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SPC's COMPASS comparative design tool launches

Compass.jpgIn development since 2005, the new COMPASS (Comparative Packaging Assessment) online software application from the Sustainable Packaging Coalition ( is now available for license by packaging professionals. To launch the new program, SPC project manager Minal Mistry demonstrated the application to attendees during three workshops at the SPC’s Spring Meeting 2009 on March 23 in Chicago.

“COMPASS will help packaging designers make more informed material selections early in the development process,” said Mistry. “By reporting credible information on a range of environmental criteria, it allows users to understand the tradeoffs of material selection and select design options that best fit their company’s sustainability objectives.”

The application uses a life cycle approach to assess packages on resource consumption, emissions, and packaging attributes such as material health, recycled or virgin content, and solid waste. The life-cycle phases calculated by the software include sourcing, manufacturing, conversion, and end-of-life. The distribution and use phases are not a part of the COMPASS tool, Mistry explained.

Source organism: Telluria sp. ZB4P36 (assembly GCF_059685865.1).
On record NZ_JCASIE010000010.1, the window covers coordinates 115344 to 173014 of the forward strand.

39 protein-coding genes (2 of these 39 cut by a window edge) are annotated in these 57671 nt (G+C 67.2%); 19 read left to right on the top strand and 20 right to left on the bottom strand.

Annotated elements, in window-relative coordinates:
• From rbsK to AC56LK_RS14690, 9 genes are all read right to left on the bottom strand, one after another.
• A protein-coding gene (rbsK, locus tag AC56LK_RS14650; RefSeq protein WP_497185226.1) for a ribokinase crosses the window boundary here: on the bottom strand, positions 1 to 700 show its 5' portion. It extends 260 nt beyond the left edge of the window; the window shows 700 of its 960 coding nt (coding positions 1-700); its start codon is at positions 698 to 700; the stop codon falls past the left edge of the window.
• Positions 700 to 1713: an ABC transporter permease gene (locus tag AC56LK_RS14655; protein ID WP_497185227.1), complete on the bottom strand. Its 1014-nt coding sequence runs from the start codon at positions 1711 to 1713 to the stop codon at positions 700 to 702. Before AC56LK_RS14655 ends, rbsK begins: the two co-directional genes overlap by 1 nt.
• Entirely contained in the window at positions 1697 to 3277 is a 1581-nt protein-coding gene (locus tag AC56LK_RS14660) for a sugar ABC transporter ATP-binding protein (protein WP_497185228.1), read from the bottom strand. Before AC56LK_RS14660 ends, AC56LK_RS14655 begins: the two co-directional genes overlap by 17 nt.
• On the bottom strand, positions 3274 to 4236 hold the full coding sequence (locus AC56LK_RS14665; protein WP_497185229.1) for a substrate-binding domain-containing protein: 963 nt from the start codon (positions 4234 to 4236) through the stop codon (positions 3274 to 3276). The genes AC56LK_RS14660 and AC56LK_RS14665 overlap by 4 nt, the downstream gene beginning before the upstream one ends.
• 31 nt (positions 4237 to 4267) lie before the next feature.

The application’s metrics and methodologies were developed by experts from across the packaging supply chain and reviewed by a range of stakeholders, including the U.S. Environmental Protection Agency. Users can select U.S. or European data sets and can compare four packages side-by-side. “Copy” and “Search” functions enhance the software’s ease of use.

Notes the SPC, the COMPASS development process has included a significant data collection effort, as the coalition continues to work with various trade associations to collect the most up-to-date industry-average life-cycle inventory data for common packaging materials. The software also includes the latest recovery figures from the EPA and the European Union to assess the recyclability of packages.

One thing the software does not do however, Mistry clarified, is assign any “scores” to packages or materials. “It leaves the ‘scoring’ up to the user depending upon their own priorities for sustainability,” he told audience members.

The software is available through an annual license, which costs $500 for SPC members and $750 for nonmembers. Each license allows for up to five users and allows for collaboration within design teams.

For a free trial of the COMPASS software, visit the Web site at

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